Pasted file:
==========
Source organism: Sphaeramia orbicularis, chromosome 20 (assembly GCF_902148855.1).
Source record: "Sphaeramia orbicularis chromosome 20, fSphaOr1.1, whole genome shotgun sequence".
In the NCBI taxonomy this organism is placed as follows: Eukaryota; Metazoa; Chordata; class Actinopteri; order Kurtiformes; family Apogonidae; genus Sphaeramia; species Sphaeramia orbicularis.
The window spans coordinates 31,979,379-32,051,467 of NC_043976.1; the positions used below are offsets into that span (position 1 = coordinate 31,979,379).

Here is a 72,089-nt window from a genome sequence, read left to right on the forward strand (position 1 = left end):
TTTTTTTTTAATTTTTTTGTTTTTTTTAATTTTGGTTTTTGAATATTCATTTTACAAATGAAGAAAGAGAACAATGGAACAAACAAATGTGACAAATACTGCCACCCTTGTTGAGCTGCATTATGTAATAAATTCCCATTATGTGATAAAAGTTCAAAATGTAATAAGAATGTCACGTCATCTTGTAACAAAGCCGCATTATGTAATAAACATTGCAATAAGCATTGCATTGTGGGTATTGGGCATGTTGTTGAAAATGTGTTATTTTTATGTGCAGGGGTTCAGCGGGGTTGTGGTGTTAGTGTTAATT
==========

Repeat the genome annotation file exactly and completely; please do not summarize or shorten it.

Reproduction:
Source organism: Sphaeramia orbicularis, chromosome 20 (assembly GCF_902148855.1).
Source record: "Sphaeramia orbicularis chromosome 20, fSphaOr1.1, whole genome shotgun sequence".
In the NCBI taxonomy this organism is placed as follows: Eukaryota; Metazoa; Chordata; class Actinopteri; order Kurtiformes; family Apogonidae; genus Sphaeramia; species Sphaeramia orbicularis.
The window spans coordinates 31,979,379-32,051,467 of NC_043976.1; the positions used below are offsets into that span (position 1 = coordinate 31,979,379).

Here is a 72,089-nt window from a genome sequence, read left to right on the forward strand (position 1 = left end):
TTTTTTTTTAATTTTTTTGTTTTTTTTAATTTTGGTTTTTGAATATTCATTTTACAAATGAAGAAAGAGAACAATGGAACAAACAAATGTGACAAATACTGCCACCCTTGTTGAGCTGCATTATGTAATAAATTCCCATTATGTGATAAAAGTTCAAAATGTAATAAGAATGTCACGTCATCTTGTAACAAAGCCGCATTATGTAATAAACATTGCAATAAGCATTGCATTGTGGGTATTGGGCATGTTGTTGAAAATGTGTTATTTTTATGTGCAGGGGTTCAGCGGGGTTGTGGTGTTAGTGTTAATT